Effect of Substance Abuse on Premature Birth

Taking care of your unborn child

The effect of substance abuse on premature birth should be an important consideration for any woman who is either pregnant or thinking about trying to conceive.

Complications Associated with Premature Birth

Although most babies are born about 40 weeks after the first day of their mother's last menstrual period, almost one in eight babies is born too early. A premature birth is defined as a birth taking place more than three weeks before the baby's anticipated due date.

Unfortunately, the technological advances that have improved many aspects of our lives have done little to slow the rate of premature birth. In fact, statistics indicate that the number of women delivering premature babies in the United States has actually increased 30 percent in the last 20 years.

Babies born as early as 23 weeks can survive, but often suffer serious medical complications. Cerebral palsy, seizures, vision problems, intestinal problems, learning disabilities, and developmental delays are fairly common among premature babies. Premature babies are also at an increased risk of Sudden Infant Death Syndrome (SIDS).

The Effect of Substance Abuse on Premature Birth

As scientists continue to investigate reasons for the increase in preterm delivery, disturbing facts have emerged regarding the effect of substance abuse on premature birth. Women who drink alcohol, smoke cigarettes, or abuse illegal drugs face a dramatic increase in the risk of preterm delivery.

Drinking Alcohol

Although most women are well aware that drinking during pregnancy can cause Fetal Alcohol Syndrome, alcohol is also considered one of the leading known causes of premature birth. This may be because alcohol interferes with the nutritional process by limiting the digestion and storage of vital nutrients that a baby needs to develop properly.

For additional information about how alcohol can affect premature birth, check out the following resources:

Smoking Cigarettes

Research indicates that 11 percent of women in the United States smoke during pregnancy. However, smoking is also thought to be a cause of 5 percent of all premature births. Smoking cigarettes appears to double a woman's risk of developing the placental problems that can contribute to premature birth. Smoking during pregnancy may also lead to a premature rupture of the membranes, a condition that almost always results in a preterm delivery.

For additional information about how smoking cigarettes can affect premature birth, check out the following resources:

Abusing Illegal Drugs

Statistics indicate that approximately 4 percent of all pregnant women in the United States abuse illegal drugs such as marijuana, cocaine, or methamphetamines. Although it is commonly believed that illicit drug use is linked to an increase in premature birth, exact statistics are difficult to find since the majority of women who use illegal drugs during pregnancy also drink alcohol and/or smoke cigarettes.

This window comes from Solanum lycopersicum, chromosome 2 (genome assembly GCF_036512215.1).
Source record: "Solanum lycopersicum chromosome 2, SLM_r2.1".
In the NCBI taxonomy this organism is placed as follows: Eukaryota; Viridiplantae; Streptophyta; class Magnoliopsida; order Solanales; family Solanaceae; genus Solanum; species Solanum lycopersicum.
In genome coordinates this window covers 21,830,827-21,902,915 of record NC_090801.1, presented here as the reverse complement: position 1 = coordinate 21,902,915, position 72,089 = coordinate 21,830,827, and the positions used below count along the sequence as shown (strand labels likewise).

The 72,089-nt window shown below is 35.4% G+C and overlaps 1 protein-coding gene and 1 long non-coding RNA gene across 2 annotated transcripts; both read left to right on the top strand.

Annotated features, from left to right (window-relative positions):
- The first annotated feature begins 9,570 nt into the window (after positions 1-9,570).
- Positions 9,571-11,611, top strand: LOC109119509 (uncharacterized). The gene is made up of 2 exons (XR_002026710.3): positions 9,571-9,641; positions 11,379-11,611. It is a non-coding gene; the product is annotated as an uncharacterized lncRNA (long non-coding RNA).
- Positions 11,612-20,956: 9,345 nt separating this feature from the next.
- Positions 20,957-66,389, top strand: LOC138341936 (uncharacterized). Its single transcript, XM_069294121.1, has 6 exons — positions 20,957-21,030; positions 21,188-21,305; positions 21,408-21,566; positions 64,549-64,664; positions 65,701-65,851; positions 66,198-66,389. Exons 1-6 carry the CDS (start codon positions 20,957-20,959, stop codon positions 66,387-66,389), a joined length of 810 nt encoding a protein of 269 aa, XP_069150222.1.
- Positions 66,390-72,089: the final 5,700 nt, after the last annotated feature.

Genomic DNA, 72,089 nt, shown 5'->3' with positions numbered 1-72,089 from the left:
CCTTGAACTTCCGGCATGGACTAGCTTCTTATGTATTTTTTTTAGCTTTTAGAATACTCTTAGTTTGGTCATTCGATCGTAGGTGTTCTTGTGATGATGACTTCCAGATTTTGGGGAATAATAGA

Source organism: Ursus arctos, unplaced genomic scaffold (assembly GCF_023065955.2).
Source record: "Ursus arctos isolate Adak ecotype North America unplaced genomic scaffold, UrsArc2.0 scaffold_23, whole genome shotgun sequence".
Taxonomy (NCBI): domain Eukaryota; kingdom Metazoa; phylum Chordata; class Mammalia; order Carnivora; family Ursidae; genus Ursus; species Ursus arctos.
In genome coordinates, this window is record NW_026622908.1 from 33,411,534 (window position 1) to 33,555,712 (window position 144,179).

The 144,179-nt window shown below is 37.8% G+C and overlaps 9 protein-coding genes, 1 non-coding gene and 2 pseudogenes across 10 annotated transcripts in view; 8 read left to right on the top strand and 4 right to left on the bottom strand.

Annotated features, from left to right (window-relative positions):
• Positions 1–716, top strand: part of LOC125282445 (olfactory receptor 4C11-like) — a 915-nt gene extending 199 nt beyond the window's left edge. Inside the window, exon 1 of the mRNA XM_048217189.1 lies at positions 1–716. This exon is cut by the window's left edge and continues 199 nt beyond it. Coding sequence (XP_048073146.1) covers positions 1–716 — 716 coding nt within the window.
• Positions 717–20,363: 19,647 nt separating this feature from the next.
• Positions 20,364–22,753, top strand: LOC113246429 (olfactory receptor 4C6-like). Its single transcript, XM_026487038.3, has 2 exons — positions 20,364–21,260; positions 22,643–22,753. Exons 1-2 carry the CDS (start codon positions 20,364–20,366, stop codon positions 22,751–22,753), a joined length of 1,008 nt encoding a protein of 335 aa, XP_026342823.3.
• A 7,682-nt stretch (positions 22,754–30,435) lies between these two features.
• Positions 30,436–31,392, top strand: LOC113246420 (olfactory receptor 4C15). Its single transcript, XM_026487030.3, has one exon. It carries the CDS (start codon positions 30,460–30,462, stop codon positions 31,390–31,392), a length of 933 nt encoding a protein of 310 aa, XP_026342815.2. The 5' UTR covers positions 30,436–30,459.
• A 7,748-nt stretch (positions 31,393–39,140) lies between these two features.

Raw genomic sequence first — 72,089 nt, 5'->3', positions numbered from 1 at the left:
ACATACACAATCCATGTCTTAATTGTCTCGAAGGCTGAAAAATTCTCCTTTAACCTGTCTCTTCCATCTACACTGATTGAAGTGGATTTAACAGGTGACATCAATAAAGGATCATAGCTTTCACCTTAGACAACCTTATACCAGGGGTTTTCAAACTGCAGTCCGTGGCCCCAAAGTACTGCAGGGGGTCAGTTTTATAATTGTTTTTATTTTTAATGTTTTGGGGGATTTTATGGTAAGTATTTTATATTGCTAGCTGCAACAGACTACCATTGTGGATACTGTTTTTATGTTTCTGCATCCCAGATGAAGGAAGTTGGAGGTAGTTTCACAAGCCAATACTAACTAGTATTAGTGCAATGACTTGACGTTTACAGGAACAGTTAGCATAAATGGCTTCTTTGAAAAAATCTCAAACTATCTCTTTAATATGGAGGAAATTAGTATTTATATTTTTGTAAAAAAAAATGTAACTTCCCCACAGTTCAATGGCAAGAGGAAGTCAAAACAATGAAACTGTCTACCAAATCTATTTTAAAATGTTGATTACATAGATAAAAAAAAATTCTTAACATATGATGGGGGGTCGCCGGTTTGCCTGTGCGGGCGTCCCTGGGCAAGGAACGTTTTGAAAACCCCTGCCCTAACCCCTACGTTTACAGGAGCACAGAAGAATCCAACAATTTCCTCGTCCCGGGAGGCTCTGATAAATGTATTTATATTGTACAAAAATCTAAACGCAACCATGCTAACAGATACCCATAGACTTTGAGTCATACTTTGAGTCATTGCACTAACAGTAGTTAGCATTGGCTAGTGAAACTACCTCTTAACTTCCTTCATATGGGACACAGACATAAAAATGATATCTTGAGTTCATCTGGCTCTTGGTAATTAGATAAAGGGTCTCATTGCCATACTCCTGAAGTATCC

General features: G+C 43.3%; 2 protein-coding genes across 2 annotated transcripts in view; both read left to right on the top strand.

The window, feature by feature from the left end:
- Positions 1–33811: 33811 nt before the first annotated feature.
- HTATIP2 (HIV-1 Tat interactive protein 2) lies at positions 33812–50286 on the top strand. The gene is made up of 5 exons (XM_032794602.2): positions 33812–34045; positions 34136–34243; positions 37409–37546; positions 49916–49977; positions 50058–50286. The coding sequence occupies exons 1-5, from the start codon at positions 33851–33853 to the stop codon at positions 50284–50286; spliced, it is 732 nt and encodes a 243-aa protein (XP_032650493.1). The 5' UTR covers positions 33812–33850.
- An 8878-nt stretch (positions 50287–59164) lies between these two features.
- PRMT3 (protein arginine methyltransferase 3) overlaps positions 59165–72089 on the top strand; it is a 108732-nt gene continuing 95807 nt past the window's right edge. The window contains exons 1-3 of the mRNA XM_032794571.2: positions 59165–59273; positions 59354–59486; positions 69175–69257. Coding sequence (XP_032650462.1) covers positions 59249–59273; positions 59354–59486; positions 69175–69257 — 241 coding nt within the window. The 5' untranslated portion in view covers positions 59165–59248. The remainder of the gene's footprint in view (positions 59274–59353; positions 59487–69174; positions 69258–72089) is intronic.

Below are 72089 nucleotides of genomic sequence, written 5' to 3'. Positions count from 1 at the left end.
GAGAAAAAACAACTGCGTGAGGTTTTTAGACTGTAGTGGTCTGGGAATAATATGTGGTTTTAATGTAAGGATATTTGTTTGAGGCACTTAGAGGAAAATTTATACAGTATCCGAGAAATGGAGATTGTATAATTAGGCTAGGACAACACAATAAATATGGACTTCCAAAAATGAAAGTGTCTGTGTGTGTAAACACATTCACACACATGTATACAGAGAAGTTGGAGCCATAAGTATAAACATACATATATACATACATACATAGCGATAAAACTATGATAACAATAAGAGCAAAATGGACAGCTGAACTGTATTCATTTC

For additional information about how illegal drug use can affect premature birth, check out the following resources:

Helping to Prevent Premature Birth

Although not all premature births are preventable, getting help for your addiction can greatly reduce your risk of preterm delivery. Even if you feel embarrassed, don't be afraid to ask for help from your healthcare provider. He/she is well aware of the effect of substance abuse on premature birth and will be able to direct you to resources available for pregnant woman who want to deliver healthy babies.

Other tips for helping to reduce the risk of premature birth include:

  • Seek early prenatal care. Make an appointment with your healthcare provider as soon as you discover you are pregnant.
  • Manage chronic medical conditions. If you suffer from diabetes, high blood pressure, or similar chronic illnesses, you'll need regular care to help prevent premature birth.
  • Eat a healthy diet. Folic acid, calcium, and iron are essential for any pregnant woman. Make an effort to eat balanced meals to make sure you're getting the nutrition you and your baby need.
  • Limit stress. It's not possible to completely eliminate stressful situations from your life, but you shouldn't hesitate to scale back your schedule in order to avoid unnecessary aggravation.
  • Ask your doctor if sexual activity is safe. Although sex is not risky during a normal pregnancy, it should be avoided if you are experiencing vaginal bleeding or problems with the placenta.

Additional LoveToKnow Resources

If you are struggling to control an addiction, LoveToKnow Recovery has information about available treatment options.

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Effect of Substance Abuse on Premature Birth